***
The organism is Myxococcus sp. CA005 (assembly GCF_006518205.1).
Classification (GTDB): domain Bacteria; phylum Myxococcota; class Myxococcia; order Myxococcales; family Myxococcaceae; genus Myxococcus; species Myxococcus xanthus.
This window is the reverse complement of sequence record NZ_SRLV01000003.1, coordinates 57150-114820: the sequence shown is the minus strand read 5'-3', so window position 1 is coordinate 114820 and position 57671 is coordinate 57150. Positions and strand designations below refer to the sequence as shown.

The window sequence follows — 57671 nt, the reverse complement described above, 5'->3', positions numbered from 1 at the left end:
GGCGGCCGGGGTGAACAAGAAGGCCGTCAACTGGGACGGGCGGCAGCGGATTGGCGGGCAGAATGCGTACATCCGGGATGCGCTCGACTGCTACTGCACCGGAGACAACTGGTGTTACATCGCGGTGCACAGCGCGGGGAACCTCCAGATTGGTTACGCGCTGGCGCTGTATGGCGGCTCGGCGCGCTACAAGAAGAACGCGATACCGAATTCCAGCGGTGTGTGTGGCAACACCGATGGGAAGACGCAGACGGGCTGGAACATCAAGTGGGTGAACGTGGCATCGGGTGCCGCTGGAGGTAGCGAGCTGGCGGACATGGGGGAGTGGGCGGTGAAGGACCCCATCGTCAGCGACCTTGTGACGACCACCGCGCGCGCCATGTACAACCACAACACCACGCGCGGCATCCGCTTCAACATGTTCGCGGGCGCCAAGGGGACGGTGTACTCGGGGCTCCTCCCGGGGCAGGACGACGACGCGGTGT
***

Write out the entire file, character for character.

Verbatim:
The organism is Myxococcus sp. CA005 (assembly GCF_006518205.1).
Classification (GTDB): domain Bacteria; phylum Myxococcota; class Myxococcia; order Myxococcales; family Myxococcaceae; genus Myxococcus; species Myxococcus xanthus.
This window is the reverse complement of sequence record NZ_SRLV01000003.1, coordinates 57150-114820: the sequence shown is the minus strand read 5'-3', so window position 1 is coordinate 114820 and position 57671 is coordinate 57150. Positions and strand designations below refer to the sequence as shown.

The window sequence follows — 57671 nt, the reverse complement described above, 5'->3', positions numbered from 1 at the left end:
GGCGGCCGGGGTGAACAAGAAGGCCGTCAACTGGGACGGGCGGCAGCGGATTGGCGGGCAGAATGCGTACATCCGGGATGCGCTCGACTGCTACTGCACCGGAGACAACTGGTGTTACATCGCGGTGCACAGCGCGGGGAACCTCCAGATTGGTTACGCGCTGGCGCTGTATGGCGGCTCGGCGCGCTACAAGAAGAACGCGATACCGAATTCCAGCGGTGTGTGTGGCAACACCGATGGGAAGACGCAGACGGGCTGGAACATCAAGTGGGTGAACGTGGCATCGGGTGCCGCTGGAGGTAGCGAGCTGGCGGACATGGGGGAGTGGGCGGTGAAGGACCCCATCGTCAGCGACCTTGTGACGACCACCGCGCGCGCCATGTACAACCACAACACCACGCGCGGCATCCGCTTCAACATGTTCGCGGGCGCCAAGGGGACGGTGTACTCGGGGCTCCTCCCGGGGCAGGACGACGACGCGGTGT